Malocclusions—teeth that are crowded, crooked, or out of alignment—make
it more difficult to clean teeth, which can lead to other oral health
problems such as tooth decay and gum disease. Many of these disorders
start to appear between the ages of 6 and 12, when permanent teeth
begin to erupt. Generally, malocclusions result when the jaw is too
small to hold all of the teeth. Malocclusions are often genetic,
tending to run in families. In other cases, dental injury or chronic
thumb sucking may lead to poorly aligned teeth. Malocclusions are
treated by dentists specially trained to correct them, called
III. TEETH IN OTHER ANIMALS
Animal teeth have the same four tissues that make up human teeth:
enamel, dentin, cementum, and pulp. The composition and structure of
each substance may differ in each animal. In horses, for example,
enamel is found inside the tooth as well as on the outer surface,
rather than simply encasing the dentin and the pulp as it does in human
Some animals are monophyodont, developing only one set of teeth that
grow continuously throughout an animal’s lifetime. These animals have
open-rooted teeth, which have wide openings at the root that permit
dentin-forming cells to grow and multiply. Most rodents, for example,
have open-rooted teeth. The gnawing habits of these animals wear down
their teeth, otherwise the teeth would grow very long. The front teeth
of beavers, for example, can grow up to 1.2 m (4 ft) a year. Sharks and
some other fish are polyphyodont—that is, they continuously lose their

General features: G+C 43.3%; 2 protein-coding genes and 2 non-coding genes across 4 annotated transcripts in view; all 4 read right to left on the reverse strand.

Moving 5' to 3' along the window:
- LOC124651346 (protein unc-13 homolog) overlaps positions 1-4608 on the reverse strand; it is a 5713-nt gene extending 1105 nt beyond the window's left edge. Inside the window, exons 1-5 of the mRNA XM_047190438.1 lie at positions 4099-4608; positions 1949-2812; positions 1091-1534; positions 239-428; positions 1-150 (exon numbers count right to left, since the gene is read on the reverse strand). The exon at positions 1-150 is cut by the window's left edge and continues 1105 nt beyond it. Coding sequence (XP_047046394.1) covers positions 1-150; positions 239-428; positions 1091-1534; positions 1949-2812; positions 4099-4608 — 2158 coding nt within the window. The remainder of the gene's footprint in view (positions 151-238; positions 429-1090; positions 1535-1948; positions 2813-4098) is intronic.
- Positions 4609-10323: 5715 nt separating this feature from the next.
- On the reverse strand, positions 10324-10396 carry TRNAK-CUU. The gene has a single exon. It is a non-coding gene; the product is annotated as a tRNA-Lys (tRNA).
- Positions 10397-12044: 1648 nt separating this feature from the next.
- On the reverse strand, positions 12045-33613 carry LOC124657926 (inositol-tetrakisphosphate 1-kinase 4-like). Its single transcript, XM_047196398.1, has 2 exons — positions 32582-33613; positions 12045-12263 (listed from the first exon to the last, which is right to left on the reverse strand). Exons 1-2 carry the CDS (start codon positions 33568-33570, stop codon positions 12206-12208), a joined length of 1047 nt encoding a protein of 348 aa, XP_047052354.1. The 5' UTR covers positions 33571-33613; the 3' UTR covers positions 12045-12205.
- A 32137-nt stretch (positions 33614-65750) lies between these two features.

teeth and develop new ones.
Most mammals that depend on catching, chewing, and digesting food for
survival have developed teeth that meet these needs. Mammal teeth are
classified by the type of food the animal eats. Insectivores are
animals that eat only insects, such as bats, shrews, anteaters, and
armadillos. These animals have square teeth with special V-shaped edges
that efficiently grind the hard coverings of insects. Carnivores, such
as dogs, cats, hyenas, and walruses, generally have large and
well-developed teeth with long canines for clamping down on prey or
fighting. A walrus also uses its canines, which grow up to 1 m (about 3
ft) long, as hooks in climbing on ice. Herbivores—cows, sheep, deer,
and horses, for example—eat only plants and have sharp incisors for
cutting vegetation and flat teeth with complicated ridges for grinding
and mashing. Piscivores, or fish-eaters, have sharp teeth that angle
backward to catch and hold their prey. Seals and dolphins swallow food
whole without chewing it first; they are equipped with many identical,
conical-shaped teeth that are used to catch and grasp their slippery
prey before swallowing.
Fish teeth have evolved to perform different functions in each species.
For example, fish that feed on crab, shrimp, and other crustaceans have
developed strong, blunt teeth for crushing and grinding the hard outer
shells. Piranhas have serrated teeth that fit together like scissors,
enabling the small fish to cut the flesh from their prey. Many fish
have teeth on their tongues or gills. A hagfish uses the rasping teeth
on its tongue to bore holes in its victims and drain their blood.
Sawfish have long, flat beaks with a row of weaponlike tooth
projections in each jaw that can cut their prey in half.
Only some reptiles and amphibians have teeth. Salamanders have rows of
small pointed teeth, but frogs and toads do not have teeth after
infancy. Some snakes and frogs develop an egg tooth that enables a
hatching young to chip its way out of its egg. This tooth eventually
disappears. Many reptiles have teeth growing on the tongue or the
palate, and some even have a second set in the throat. Some snakes,
such as rattlesnakes, have prominent fangs for delivering injections of
venom to their victims. Crocodiles have between 30 and 40 teeth in each
jaw. These reptiles use their daunting teeth not for chewing, but to
gradually tear food into bits as they thrash violently with their prey
in the water.
Chris Martin, B.A.
Manager, Media Relations, American Dental Association.
"Teeth," Microsoft® Encarta® Online Encyclopedia 2009